As seen in the figure below, Lula first led in the official results at 18:45 local time, with votes from 67% of the polling stations counted at that time. Around 20:00 Lula was considered the winner (the peak seen in the previous chart was at that time).
Candidate websites: in the end, winner takes all?
For Lula-related domains, there are clear spikes around the first round of elections on October 2. A 13x spike was observed on October 1 at around 21:00 local time. Two notable spikes were observed on October 2 — one at 16.7x above baseline at 09:00 local time, and the other at 10.7x above baseline at 21:00 local time. During the October 30 runoff election, only one clear spike was observed. The spike, at 16.7x above baseline, occurred at around 20:00, coincident with the time Lula was being announced as the winner.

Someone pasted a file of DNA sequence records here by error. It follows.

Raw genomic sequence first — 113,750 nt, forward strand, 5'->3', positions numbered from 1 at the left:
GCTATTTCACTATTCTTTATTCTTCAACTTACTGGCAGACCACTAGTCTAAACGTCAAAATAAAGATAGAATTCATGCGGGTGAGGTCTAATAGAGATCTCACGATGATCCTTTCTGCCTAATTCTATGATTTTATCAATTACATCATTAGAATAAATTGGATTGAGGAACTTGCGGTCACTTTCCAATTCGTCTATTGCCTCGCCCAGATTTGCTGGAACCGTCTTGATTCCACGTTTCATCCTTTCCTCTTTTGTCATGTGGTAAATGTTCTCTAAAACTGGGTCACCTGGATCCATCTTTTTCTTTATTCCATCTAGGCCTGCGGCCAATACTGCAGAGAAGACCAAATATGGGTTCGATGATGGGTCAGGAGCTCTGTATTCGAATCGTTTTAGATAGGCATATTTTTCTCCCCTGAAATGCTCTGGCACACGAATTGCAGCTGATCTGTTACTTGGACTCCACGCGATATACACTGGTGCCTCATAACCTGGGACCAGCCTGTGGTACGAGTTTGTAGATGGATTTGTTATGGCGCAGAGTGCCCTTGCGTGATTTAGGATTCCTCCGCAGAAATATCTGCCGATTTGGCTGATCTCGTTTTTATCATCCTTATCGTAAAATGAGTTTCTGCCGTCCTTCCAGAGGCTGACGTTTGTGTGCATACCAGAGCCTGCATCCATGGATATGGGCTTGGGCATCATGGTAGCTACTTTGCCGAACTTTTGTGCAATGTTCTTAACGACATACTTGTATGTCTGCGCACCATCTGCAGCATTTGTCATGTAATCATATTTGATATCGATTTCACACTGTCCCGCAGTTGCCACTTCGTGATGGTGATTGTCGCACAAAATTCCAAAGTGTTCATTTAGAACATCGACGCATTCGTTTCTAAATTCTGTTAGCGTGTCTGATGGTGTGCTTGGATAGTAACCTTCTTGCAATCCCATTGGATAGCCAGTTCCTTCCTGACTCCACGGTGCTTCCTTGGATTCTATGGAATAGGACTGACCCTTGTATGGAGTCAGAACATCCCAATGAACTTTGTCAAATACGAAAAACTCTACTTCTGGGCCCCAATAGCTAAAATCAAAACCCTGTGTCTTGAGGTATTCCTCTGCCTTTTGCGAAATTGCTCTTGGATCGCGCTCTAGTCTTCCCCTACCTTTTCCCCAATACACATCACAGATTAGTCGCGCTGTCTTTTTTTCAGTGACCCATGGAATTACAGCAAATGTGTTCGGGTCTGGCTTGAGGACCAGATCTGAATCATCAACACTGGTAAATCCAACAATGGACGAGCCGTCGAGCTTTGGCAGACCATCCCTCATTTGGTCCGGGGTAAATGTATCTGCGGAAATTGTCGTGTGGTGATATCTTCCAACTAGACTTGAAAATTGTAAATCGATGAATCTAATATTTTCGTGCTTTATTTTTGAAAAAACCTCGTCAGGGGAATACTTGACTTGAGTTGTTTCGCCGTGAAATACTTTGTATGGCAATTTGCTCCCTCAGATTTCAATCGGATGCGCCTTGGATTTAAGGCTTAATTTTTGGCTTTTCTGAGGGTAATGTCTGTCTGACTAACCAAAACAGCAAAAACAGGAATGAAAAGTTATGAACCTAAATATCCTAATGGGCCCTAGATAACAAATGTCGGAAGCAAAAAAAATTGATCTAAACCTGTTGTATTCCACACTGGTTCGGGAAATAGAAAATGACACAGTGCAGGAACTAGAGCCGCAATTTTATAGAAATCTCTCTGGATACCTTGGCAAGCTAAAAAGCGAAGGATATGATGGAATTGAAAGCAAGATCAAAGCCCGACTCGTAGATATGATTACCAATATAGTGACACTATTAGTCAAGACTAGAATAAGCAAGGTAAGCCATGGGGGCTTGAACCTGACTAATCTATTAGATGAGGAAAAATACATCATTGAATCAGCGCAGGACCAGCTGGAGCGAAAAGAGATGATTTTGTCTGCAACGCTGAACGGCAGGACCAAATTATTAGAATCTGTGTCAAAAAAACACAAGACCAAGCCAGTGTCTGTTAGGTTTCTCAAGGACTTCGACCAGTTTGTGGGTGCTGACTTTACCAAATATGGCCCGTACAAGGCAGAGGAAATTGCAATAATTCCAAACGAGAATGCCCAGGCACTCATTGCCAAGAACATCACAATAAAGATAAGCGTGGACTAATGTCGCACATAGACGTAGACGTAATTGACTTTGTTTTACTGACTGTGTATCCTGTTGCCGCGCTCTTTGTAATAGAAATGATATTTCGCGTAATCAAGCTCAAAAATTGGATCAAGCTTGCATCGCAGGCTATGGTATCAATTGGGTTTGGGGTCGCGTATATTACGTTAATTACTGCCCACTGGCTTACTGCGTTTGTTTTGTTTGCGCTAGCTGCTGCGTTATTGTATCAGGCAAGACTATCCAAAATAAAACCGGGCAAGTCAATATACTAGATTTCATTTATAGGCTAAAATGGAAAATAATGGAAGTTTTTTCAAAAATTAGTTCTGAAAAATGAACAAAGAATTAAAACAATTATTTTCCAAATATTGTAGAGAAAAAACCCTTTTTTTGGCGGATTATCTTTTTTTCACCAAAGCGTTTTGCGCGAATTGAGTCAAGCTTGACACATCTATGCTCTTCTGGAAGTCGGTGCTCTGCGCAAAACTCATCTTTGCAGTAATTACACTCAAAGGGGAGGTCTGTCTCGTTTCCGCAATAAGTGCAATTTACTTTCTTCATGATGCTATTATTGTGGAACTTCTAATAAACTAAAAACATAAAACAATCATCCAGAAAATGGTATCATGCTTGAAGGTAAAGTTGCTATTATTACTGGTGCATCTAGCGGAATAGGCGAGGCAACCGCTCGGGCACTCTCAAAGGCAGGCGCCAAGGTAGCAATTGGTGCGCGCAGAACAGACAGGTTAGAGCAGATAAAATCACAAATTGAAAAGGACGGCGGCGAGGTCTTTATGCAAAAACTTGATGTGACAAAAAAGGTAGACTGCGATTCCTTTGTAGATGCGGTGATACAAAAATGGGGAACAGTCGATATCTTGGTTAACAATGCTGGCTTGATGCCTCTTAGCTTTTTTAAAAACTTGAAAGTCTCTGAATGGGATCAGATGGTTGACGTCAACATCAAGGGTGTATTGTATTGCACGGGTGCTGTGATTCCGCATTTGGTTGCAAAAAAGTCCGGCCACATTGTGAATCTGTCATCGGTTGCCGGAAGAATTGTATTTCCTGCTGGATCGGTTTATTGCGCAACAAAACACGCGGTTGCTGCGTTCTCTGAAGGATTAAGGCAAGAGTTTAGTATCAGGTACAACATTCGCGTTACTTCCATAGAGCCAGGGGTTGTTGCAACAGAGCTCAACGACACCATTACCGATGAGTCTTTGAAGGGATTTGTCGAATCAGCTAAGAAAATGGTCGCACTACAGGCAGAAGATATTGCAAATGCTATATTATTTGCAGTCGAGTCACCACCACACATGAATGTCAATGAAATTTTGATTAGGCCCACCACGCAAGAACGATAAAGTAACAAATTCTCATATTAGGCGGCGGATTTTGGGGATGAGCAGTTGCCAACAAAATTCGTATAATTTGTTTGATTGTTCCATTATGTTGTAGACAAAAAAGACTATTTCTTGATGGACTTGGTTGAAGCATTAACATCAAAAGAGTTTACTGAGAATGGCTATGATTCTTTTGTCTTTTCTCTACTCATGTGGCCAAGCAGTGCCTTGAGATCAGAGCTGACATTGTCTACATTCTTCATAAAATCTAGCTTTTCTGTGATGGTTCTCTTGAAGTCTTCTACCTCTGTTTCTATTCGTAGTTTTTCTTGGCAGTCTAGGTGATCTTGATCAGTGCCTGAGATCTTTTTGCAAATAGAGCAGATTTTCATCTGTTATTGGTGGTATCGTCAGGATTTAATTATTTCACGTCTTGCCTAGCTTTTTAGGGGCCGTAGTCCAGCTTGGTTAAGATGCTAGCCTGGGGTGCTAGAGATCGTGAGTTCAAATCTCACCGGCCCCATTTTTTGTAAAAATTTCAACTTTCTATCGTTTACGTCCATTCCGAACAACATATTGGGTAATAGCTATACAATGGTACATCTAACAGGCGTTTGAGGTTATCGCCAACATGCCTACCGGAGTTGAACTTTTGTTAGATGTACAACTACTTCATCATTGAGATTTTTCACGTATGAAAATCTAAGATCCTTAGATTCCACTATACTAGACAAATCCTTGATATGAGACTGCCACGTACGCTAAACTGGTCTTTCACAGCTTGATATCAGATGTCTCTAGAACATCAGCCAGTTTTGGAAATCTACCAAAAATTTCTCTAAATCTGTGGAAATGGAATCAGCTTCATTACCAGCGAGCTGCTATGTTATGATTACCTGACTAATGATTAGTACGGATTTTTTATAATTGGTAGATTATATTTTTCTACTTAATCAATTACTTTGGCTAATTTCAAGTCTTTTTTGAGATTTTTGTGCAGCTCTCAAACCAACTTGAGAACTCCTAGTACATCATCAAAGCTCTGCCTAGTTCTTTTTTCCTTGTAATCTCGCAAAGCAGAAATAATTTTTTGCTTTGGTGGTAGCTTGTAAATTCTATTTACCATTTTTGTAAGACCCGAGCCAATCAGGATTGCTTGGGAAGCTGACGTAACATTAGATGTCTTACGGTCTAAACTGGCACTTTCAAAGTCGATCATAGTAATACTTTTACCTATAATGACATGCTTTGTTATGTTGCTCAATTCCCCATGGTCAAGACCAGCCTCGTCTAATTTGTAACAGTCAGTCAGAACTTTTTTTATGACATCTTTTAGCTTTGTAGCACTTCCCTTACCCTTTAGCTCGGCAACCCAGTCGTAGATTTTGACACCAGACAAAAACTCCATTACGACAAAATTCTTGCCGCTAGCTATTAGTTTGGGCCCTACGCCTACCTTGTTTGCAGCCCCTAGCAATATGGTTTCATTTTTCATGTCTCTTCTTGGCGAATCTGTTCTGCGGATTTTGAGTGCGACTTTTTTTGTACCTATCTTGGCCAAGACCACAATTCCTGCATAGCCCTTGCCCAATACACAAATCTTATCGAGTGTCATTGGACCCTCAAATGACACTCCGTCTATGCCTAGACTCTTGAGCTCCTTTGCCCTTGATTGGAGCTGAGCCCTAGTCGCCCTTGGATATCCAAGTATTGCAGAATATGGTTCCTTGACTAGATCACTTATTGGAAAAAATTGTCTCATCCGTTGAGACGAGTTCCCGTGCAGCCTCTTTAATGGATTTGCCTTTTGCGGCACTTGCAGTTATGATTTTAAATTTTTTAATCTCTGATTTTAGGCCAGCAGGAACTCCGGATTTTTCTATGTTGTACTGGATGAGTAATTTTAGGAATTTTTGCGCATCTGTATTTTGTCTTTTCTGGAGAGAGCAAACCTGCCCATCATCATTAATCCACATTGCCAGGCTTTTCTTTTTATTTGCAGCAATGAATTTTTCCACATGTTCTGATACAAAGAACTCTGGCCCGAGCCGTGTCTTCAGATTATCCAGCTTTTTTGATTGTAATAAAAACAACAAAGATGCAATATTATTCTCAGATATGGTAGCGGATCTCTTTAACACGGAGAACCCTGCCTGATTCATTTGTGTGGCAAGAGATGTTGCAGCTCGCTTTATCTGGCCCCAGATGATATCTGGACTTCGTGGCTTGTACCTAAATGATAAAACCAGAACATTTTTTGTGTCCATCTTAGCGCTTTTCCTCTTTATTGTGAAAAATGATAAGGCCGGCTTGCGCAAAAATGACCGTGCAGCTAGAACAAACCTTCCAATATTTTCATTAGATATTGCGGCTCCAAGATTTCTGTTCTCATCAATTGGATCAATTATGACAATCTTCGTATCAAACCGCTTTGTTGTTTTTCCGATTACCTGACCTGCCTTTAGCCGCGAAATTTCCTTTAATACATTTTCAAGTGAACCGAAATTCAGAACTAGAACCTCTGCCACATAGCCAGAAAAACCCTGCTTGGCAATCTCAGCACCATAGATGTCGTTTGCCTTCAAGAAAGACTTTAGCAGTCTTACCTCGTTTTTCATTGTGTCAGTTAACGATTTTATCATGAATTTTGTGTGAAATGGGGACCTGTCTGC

For Bolsonaro-related domains, we observed a different pattern. Increased traffic as compared to the baseline is visible in the days leading up to the first round election, reaching 10x on September 30. On October 2, a 8x spike above baseline was seen at 18:00 local time. However, the two most significant spikes seen over the course of the month were observed on October 16, at 20x above baseline, a few hours after the first Lula-Bolsonaro television debate, and on October 25, at around 20:00, at 22x above baseline. That was the last week of campaigning before the October 30 runoff and when several polling predictions were announced. The second and last Bolsonaro-Lula debate was on October 28, and there’s a spike at 22:00 to Lula’s websites, and a smaller but also clear one at 21:00 to Bolsonaro’s websites).
News websites: more interest in the first round